# orthogonal matrix

• Aug 28th 2010, 10:26 PM
alexandrabel90
orthogonal matrix
hi,

im not sure this question is supposed to be under what topic but here is my question:

given taht A is a sq matrix

(A^t)A = I iff (Ai)(Ai) =1 for all i.

also, what does it mean by an orthonormal basis being a basis consisting of mutually orthogonal unit vectors? does it mean that if A is a sq matrix, then the column vectors in A are orthogonal to each other?

thanks!
• Aug 28th 2010, 10:44 PM
Failure
Quote:

Originally Posted by alexandrabel90
hi,

im not sure this question is supposed to be under what topic but here is my question:

given taht A is a sq matrix

(A^t)A = I iff (Ai)(Ai) =1 for all i.

Well, I don't think that this is quite true, maybe you wanted to write something like

$A^{\top}A=I \Leftrightarrow A_i A_j = \delta_{ij}, \forall i,j$

Quote:

also, what does it mean by an orthonormal basis being a basis consisting of mutually orthogonal unit vectors?
Just what it says: that it is a basis and, in addition, that these vectors are normalized and mutually orthogonal. Of course, a set of normalized, mutually orthogonal vectors is always linearly independent, but it need not be a basis (i.e. it may not span the entire vector space).

Quote:

does it mean that if A is a sq matrix, then the column vectors in A are orthogonal to each other?
That does not follow at all. How could it? For example,

$A:= \begin{pmatrix}1&1\\1&2\end{pmatrix}$
is clearly a square matrix, but its column vectors are certainly not orthogonal to each other.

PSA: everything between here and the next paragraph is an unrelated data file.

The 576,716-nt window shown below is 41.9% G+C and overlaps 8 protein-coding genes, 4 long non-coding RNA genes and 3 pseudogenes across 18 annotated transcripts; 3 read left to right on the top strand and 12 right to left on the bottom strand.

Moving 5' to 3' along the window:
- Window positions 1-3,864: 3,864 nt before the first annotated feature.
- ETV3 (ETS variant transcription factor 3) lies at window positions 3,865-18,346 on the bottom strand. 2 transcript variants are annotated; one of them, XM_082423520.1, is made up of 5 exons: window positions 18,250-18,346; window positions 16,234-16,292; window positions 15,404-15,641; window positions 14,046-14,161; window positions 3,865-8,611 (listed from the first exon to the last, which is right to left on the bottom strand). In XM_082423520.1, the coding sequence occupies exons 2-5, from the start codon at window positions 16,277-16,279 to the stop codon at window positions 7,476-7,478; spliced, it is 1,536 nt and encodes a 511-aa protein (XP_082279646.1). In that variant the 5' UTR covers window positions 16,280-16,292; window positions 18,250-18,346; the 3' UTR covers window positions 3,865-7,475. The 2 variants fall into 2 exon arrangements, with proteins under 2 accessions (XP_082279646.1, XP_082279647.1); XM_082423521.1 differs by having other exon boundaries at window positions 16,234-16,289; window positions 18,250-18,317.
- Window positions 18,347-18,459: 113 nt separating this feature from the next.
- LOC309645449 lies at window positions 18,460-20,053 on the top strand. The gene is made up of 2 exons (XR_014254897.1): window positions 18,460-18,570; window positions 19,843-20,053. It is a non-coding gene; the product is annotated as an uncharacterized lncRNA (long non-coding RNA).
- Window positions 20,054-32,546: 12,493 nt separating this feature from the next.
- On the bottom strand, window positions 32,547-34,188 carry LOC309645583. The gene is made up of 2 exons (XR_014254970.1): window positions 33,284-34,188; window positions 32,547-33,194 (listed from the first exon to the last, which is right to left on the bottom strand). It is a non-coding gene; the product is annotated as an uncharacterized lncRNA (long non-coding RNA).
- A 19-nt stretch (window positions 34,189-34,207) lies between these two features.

Note that from $A^{\top}A=I$ it follows that $AA^{\top}=I$. This is because $A^{\top}A=I$ means that $A^{\top}$ is the inverse of $A$, and inverses commute...
• Aug 29th 2010, 01:13 AM
alexandrabel90
i was thinking if the orthonormal basis is expressed as a matrix, then wont it mean that the column vectors are orthogonal?

thanks for explaining it to me.
• Aug 29th 2010, 04:10 AM
Failure
Quote:

Originally Posted by alexandrabel90
i was thinking if the orthonormal basis is expressed as a matrix, then wont it mean that the column vectors are orthogonal?

To my ears, "expressing an orthonormal basis as a matrix" sounds a little funny. If you mean to say by this turn of phrase that the matrix that maps an orthonormal basis (such as the standard basis) to another orthonormal basis, then, yes, the column vectors of that matrix form an orthonormal basis, and, by definition, that matrix is orthogonal.

This means that the row vectors of that matrix form an orthonormal basis as well.